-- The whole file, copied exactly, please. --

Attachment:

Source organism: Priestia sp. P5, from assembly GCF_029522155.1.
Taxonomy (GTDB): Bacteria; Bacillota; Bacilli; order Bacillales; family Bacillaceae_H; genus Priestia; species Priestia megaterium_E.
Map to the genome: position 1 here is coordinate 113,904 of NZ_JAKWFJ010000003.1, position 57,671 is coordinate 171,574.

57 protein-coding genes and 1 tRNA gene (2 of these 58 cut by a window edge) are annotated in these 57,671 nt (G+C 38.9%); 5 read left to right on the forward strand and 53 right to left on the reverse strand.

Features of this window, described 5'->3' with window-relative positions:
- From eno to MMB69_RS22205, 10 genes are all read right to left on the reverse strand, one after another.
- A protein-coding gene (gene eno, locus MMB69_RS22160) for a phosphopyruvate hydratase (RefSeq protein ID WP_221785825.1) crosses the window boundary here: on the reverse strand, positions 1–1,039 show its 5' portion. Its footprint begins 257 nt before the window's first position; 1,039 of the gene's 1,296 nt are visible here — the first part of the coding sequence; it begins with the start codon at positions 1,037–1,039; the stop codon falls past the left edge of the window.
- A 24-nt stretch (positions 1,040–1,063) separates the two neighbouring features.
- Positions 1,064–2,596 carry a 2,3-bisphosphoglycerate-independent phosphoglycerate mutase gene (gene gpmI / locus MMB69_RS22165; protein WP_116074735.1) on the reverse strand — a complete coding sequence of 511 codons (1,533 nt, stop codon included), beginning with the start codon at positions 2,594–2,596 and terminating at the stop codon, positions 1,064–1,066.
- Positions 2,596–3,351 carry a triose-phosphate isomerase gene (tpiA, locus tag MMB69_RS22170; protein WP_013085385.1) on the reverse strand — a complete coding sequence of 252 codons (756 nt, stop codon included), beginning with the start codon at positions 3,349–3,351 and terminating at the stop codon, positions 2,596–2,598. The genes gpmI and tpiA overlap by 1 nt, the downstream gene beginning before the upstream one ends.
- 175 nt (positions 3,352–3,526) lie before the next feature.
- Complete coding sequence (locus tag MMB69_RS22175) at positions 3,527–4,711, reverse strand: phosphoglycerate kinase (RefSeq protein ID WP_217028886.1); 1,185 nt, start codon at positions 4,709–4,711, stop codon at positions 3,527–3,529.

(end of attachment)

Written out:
Source organism: Priestia sp. P5, from assembly GCF_029522155.1.
Taxonomy (GTDB): Bacteria; Bacillota; Bacilli; order Bacillales; family Bacillaceae_H; genus Priestia; species Priestia megaterium_E.
Map to the genome: position 1 here is coordinate 113,904 of NZ_JAKWFJ010000003.1, position 57,671 is coordinate 171,574.

57 protein-coding genes and 1 tRNA gene (2 of these 58 cut by a window edge) are annotated in these 57,671 nt (G+C 38.9%); 5 read left to right on the forward strand and 53 right to left on the reverse strand.

Features of this window, described 5'->3' with window-relative positions:
- From eno to MMB69_RS22205, 10 genes are all read right to left on the reverse strand, one after another.
- A protein-coding gene (gene eno, locus MMB69_RS22160) for a phosphopyruvate hydratase (RefSeq protein ID WP_221785825.1) crosses the window boundary here: on the reverse strand, positions 1–1,039 show its 5' portion. Its footprint begins 257 nt before the window's first position; 1,039 of the gene's 1,296 nt are visible here — the first part of the coding sequence; it begins with the start codon at positions 1,037–1,039; the stop codon falls past the left edge of the window.
- A 24-nt stretch (positions 1,040–1,063) separates the two neighbouring features.
- Positions 1,064–2,596 carry a 2,3-bisphosphoglycerate-independent phosphoglycerate mutase gene (gene gpmI / locus MMB69_RS22165; protein WP_116074735.1) on the reverse strand — a complete coding sequence of 511 codons (1,533 nt, stop codon included), beginning with the start codon at positions 2,594–2,596 and terminating at the stop codon, positions 1,064–1,066.
- Positions 2,596–3,351 carry a triose-phosphate isomerase gene (tpiA, locus tag MMB69_RS22170; protein WP_013085385.1) on the reverse strand — a complete coding sequence of 252 codons (756 nt, stop codon included), beginning with the start codon at positions 3,349–3,351 and terminating at the stop codon, positions 2,596–2,598. The genes gpmI and tpiA overlap by 1 nt, the downstream gene beginning before the upstream one ends.
- 175 nt (positions 3,352–3,526) lie before the next feature.
- Complete coding sequence (locus tag MMB69_RS22175) at positions 3,527–4,711, reverse strand: phosphoglycerate kinase (RefSeq protein ID WP_217028886.1); 1,185 nt, start codon at positions 4,709–4,711, stop codon at positions 3,527–3,529.